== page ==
Examining your premature babyEExamining your premature babyExamining your premature babyEnglishNeonatologyPremature;Newborn (0-28 days);Baby (1-12 months)BodyNATestsPrenatal Adult (19+)NA2009-10-31T04:00:00ZKim Dionne, RN, MN, NNP12.000000000000045.0000000000000542.000000000000Flat ContentHealth A-Z<p>When any child is born, premature or not, they are immediately examined by those attending the birth. The first thing that parents often do is count the baby's fingers and toes, making sure that there are 10 of each.</p><p>Very often, a suspected diagnosis begins with an examination and is confirmed by other means. Additionally, a premature baby will be examined very carefully with an eye to identifying the known risks associated with prematurity. These assessments will begin at birth and will be repeated as needed over the first few days and weeks of a premature baby’s life.</p><h2>Key points</h2> <ul><li>Immediately following birth, all babies, both premature and full-term, are assessed using the Apgar scoring system.</li> <li>The Apgar scoring system is comprised of five measures which determine a premature baby's ability to independently sustain themselves: heart rate, breathing, muscle tone, reflexes and skin colour.</li> <li>Premature babies will also be categorized in terms of their weight and gestational age.</li></ul>
Examiner votre bébé prématuréEExaminer votre bébé prématuréExamining your premature babyFrenchNeonatologyPremature;Newborn (0-28 days);Baby (1-12 months)BodyNATestsPrenatal Adult (19+)NA2009-10-31T04:00:00ZKim Dionne, RN, MN, NNP12.000000000000045.0000000000000542.000000000000Flat ContentHealth A-Z<p>Lorsqu’un enfant naît, qu’il soit prématuré ou non, il est automatiquement examiné par ceux qui assistent à la naissance. Souvent, la première chose que les parents font est de compter les doigts et les orteils du bébé afin de s’assurer qu’il y en a bien 10 de chaque.</p><p>Très souvent, on entame le diagnostic d’une condition soupçonnée par un examen, et ce diagnostic est confirmé par d’autres moyens. De plus, on examinera le bébé très attentivement afin d’identifier les risques connus associés à la prématurité. Ces évaluations commenceront à la naissance et seront répétées au besoin pendant les premiers jours ou les premières semaines de vie du bébé prématuré.</p><h2>À retenir</h2> <ul><li>Dès la naissance, tous les bébés, prématurés ou à terme, sont chronomètrés afin de déterminer leur indice d’Apgar.</li> <li>L’indice d’Apgar est constitué de cinq mesures qui déterminent la capacité d’un bébé prématuré à fonctionner seul: sa fréquence cardiaque, sa respiration, sa tonicité, ses réflexes et la couleur de sa peau.</li> <li>Les bébés prématurés seront aussi évalués en fonction de leur poids et de leur âge gestationnel. </li></ul>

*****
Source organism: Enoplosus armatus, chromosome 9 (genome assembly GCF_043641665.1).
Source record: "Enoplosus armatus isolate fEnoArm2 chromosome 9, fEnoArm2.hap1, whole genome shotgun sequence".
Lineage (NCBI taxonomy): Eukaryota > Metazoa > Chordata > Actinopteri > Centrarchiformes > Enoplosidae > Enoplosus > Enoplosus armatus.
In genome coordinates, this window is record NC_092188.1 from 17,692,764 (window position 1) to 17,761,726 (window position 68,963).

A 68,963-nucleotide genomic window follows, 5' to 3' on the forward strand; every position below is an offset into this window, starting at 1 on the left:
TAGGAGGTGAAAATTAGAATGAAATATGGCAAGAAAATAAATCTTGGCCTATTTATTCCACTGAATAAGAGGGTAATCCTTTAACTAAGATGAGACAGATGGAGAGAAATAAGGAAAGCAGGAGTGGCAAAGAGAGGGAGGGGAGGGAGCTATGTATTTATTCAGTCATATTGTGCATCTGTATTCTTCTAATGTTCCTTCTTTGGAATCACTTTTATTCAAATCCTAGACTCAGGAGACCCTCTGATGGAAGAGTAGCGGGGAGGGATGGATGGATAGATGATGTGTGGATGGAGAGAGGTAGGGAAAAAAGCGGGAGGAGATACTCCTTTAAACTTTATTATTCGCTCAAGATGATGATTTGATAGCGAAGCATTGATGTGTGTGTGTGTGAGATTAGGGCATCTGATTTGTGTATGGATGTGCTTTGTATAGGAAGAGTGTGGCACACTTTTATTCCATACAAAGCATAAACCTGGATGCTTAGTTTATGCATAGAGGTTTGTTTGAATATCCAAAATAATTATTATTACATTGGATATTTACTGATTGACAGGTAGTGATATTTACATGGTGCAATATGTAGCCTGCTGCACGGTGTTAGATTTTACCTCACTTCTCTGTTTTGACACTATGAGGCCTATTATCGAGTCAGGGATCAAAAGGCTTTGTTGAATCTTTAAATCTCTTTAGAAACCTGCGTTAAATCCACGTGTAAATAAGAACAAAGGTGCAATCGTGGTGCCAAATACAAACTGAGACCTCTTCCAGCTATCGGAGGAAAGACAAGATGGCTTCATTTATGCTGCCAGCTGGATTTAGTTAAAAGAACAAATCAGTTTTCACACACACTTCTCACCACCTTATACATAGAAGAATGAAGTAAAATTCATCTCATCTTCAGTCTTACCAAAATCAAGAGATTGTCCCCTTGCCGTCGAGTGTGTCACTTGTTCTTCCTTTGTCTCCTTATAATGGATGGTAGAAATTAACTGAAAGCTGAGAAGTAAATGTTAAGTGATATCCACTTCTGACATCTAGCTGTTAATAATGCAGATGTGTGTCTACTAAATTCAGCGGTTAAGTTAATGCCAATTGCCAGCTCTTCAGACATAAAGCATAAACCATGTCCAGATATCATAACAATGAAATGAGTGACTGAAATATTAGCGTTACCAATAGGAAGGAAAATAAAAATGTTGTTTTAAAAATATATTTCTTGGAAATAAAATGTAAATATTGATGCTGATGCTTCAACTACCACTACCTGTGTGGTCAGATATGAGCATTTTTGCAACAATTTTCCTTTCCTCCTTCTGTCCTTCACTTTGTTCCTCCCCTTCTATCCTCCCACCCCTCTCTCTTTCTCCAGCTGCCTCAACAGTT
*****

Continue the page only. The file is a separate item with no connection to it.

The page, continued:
Examining your premature baby1820.00000000000Examining your premature babyExamining your premature babyEEnglishNeonatologyPremature;Newborn (0-28 days);Baby (1-12 months)BodyNATestsPrenatal Adult (19+)NA2009-10-31T04:00:00ZKim Dionne, RN, MN, NNP12.000000000000045.0000000000000542.000000000000Flat ContentHealth A-Z<p>When any child is born, premature or not, they are immediately examined by those attending the birth. The first thing that parents often do is count the baby's fingers and toes, making sure that there are 10 of each.</p><p>Very often, a suspected diagnosis begins with an examination and is confirmed by other means. Additionally, a premature baby will be examined very carefully with an eye to identifying the known risks associated with prematurity. These assessments will begin at birth and will be repeated as needed over the first few days and weeks of a premature baby’s life.</p><h2>Key points</h2> <ul><li>Immediately following birth, all babies, both premature and full-term, are assessed using the Apgar scoring system.</li> <li>The Apgar scoring system is comprised of five measures which determine a premature baby's ability to independently sustain themselves: heart rate, breathing, muscle tone, reflexes and skin colour.</li> <li>Premature babies will also be categorized in terms of their weight and gestational age.</li></ul><p>When any child is born, premature or not, they are immediately examined by those attending the birth. The first thing that parents often do is count the baby’s fingers and toes, making sure that there are 10 of each. Medical staff will examine the premature baby in much more detail.</p><p>Your baby will be weighed within the first few minutes of birth. The scale will have a metal seat that cradles the baby while they are being weighed. A light disposable paper will be placed between the seat and the baby so they don't have to touch the cold metal surface directly. After weighing your baby, their length and head circumference will be measured. All of these measurements will be compared to a chart to make sure that everything is in proportion. </p><h2>Initial clinical assessment</h2><p>Immediately following birth, all babies, premature and full-term alike, are assessed using something called the Apgar scoring system. It is comprised of five measures which determine a premature baby’s ability to sustain themselves independently. The five signs that are measured are heart rate, breathing, muscle tone, reflexes and skin colour. Each of these signs is measured and assigned a number from zero, indicating no response, to two, indicating normal function. The number one is used for signs indicating poor functioning. In total, the highest possible score is 10, but it is very rare for a premature baby to receive a score of nine or 10. </p><p>Skin colour often gives an indication of how well oxygen is getting to the extremities of the body, regardless of how strongly the heart is pumping. At the same time, very few babies, premature or not, score two on the skin colour measurement. Most babies do not appear perfectly pink when born. Reflex measure can give an indication of the state of neurological activity. </p><h3>The Apgar scoring chart</h3><table class="akh-table"><thead><tr><th>Factor</th><th>Score 0</th><th>Score 1</th><th>Score 2</th></tr></thead><tbody><tr><td>Heart rate</td><td>No heart rate</td><td>Below 100 beats/min</td><td>Above 100 beats/min</td></tr><tr><td>Breathing</td><td>No breathing</td><td>Slow and irregular</td><td>Good</td></tr><tr><td>Muscle tone</td><td>Limp and loose</td><td>Some flexing of arms and legs</td><td>Actively moving</td></tr><tr><td>Reflexes</td><td>No reflex responses</td><td>Grimaces or frowns when reflexes are stimulated</td><td>Vigorously cries when reflexes are stimulated</td></tr><tr><td>Colour</td><td>Blue and pale</td><td>Body is pink but hands and feet are blue</td><td>Entire body is pink</td></tr></tbody></table><p>The lower the score, the more likely the premature baby will need some form of intervention. This may be apparent before the first Apgar assessment is taken. For example, if a premature baby is not breathing, artificial ventilation will begin immediately. The assessments will continue for several minutes and give a numerical value to how well the baby is doing and if the condition of the baby is improving or worsening. </p><p>However, initially low Apgar scores are not the whole story; at birth, many rapid changes are taking place which need only a few minutes or hours to resolve themselves. A premature baby who is having some trouble breathing in the first few minutes of life may only need time to clear their lungs of amniotic fluid and will be breathing normally once this natural process has occurred. </p><p>In addition to the Apgar assessment, premature babies will also be categorized in terms of their weight and gestational age. This will give the medical staff an indication of possible problems and conditions to look out for. The lower the birth weight and the more premature a baby is, the more likely there are to be problems both in the short- and long-term. </p>https://assets.aboutkidshealth.ca/AKHAssets/examining_your_premature_baby.jpgExamining your premature baby